• I have reduced the span for initial simulations. I will increase it for more accurate calculations. Is there any example or explanation related to this in lumerical KB that could help me to understant this?

My goal is to reduce the light reflection in to RWG. For that I want to study the effect of slab length on light reflection in RWG.
There is no angle between RWG/SWG (its 90 degree by default) interface as I have shown in schematic diagram of my first post. In the real case the whole geometry, including the RWG and SWG, is tilted with respect to facet, but in simulation I have tilted the facet with respect to the rest of geometry.
What I understood that if my source span in z direction is large enough then mode will be launched in to high index layer irrespective to the central position of mode source?
Can I reduce the mesh size locally into QW layer?
Thank you!


You’re welcome, @nouman.zia :slight_smile:

This page discussed the use of metal boundary conditions with the FDE solver, and why we’d like the fields to be small at the BC. It also applies to the mode source since it is using the same FDE solver and, by default, is using Metal BC.

As you’re interested in reflections into RWG, you can consider injecting light from the RWG and looking at the reflected light and how much couples back into the RWG mode.
This can be done using a mode source placed on RWG, and a monitor + mode expansion monitor, placed behind the source.
Alternatively, you can also use a port to obtain the same.

That is correct, the modes are calculated using the WG cross section. By default, the fundamental mode is selected (mode with the highest effective index). You can also manually select a higher order mode if needed.

You can use a mesh override to use a finer mesh over a specific area of the simulation.


Hi @gbaethge,
Thanks once again! I have set the source and monitors accordingly. I am getting higher order modes even I have selected ‘fundamental mode source’: after_source
Also I am getting a (truncated) mode profile before mode source while from top view of waveguide there is no mode propagating before the mode sourcebefore_source. Here is the mode profile from top viewtop_view.
What’s the reason behind this unexpected mode profiles?
Here is the .fsp file:


Hi @nouman.zia,

I think the problem is still the size, and possibly the mesh. I did some test using MODE Solutions’ FDE solver to calculate the modes of RWG. I got the following fundamental TE mode:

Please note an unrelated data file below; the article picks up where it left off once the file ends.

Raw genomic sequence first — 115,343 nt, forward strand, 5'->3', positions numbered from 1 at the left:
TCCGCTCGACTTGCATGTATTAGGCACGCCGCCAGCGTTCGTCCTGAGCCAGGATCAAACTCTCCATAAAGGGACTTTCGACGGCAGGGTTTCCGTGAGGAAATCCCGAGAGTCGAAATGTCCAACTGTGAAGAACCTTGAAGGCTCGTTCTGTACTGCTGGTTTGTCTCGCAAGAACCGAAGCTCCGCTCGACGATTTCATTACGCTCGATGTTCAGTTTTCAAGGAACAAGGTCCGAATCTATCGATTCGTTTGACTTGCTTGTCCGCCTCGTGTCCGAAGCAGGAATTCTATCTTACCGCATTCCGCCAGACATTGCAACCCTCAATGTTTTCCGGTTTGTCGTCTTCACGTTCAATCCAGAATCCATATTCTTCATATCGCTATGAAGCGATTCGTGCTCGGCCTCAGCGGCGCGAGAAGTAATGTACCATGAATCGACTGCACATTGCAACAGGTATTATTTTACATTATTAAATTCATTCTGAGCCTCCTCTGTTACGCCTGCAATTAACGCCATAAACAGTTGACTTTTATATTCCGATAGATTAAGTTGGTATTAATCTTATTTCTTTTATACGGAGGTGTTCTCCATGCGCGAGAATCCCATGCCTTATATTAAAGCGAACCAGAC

To get this, I used a calculation area of 15x10\(\mu m^2\). I also used a fine mesh over the layers (I used 5nm in the vertical direction).

A first step would be to transpose the dimensions to FDTD (in the yz plane) to see how it affects the mode calculation. Then you can check if a smaller mesh is required (our conformal mesh should improve the accuracy).


Hi @gbaethge,

  • I have noticed that mode profile looks like a fundamental mode when there is no tilt at the facet. But it changes as soon as a tilt is introduced. I don’t understand why the mode profile changes with the tilt.
    One reason could be that due to reflection we have incident and reflected modes propagating in the waveguide.

  • Secondly, about the simulation, mode source and expansion monitor size. Here ( its discussed that the structure should pass through the PML boundary. Thats why I had to keep the simulation region, mode source and mode expansion monitor sizes small. But, here (, its recommended to use larger simulation size. May I know whats the difference in these two situations.


Hi @nouman.zia

If you refer to the mode as calculated by the mode source, the tilt should not impact it, unless the mode source is placed too close to the tilted end and it changes the cross section used to calculate the mode.

We usually advise the structure to go through the PML as if not, it means the structure is clipped and it might not be representative of the actual device you are trying to simulate, and may introduced additional reflections at the interfaces.
That said, in any case, the simulation area should be large enough (this means the PML should be far enough from objects) so the PML will not affect the evanescent fields near these objects. This doesn’t apply to the substrate.
In your case, the object is the RWG, so the FDTD region should be large enough so the PML (along the direction of propagation) will not affect the propagation of light in the waveguide.
This doesn’t apply to the PMLs orthogonal to the direction of propagation, as we usually consider a structure extending beyond, which acts like an infinite structure where the light is never reflected back.


Hi @gbaethge,
Source mode looks normal. I am talking about the mode profile measured by the monitors. Here is the .lms file if it can help angle_vs_reflection_mode.lms (427.5 KB).
I can’t extend my mode source in z-direction in varFDTD. Is there any alternative way to achieve this?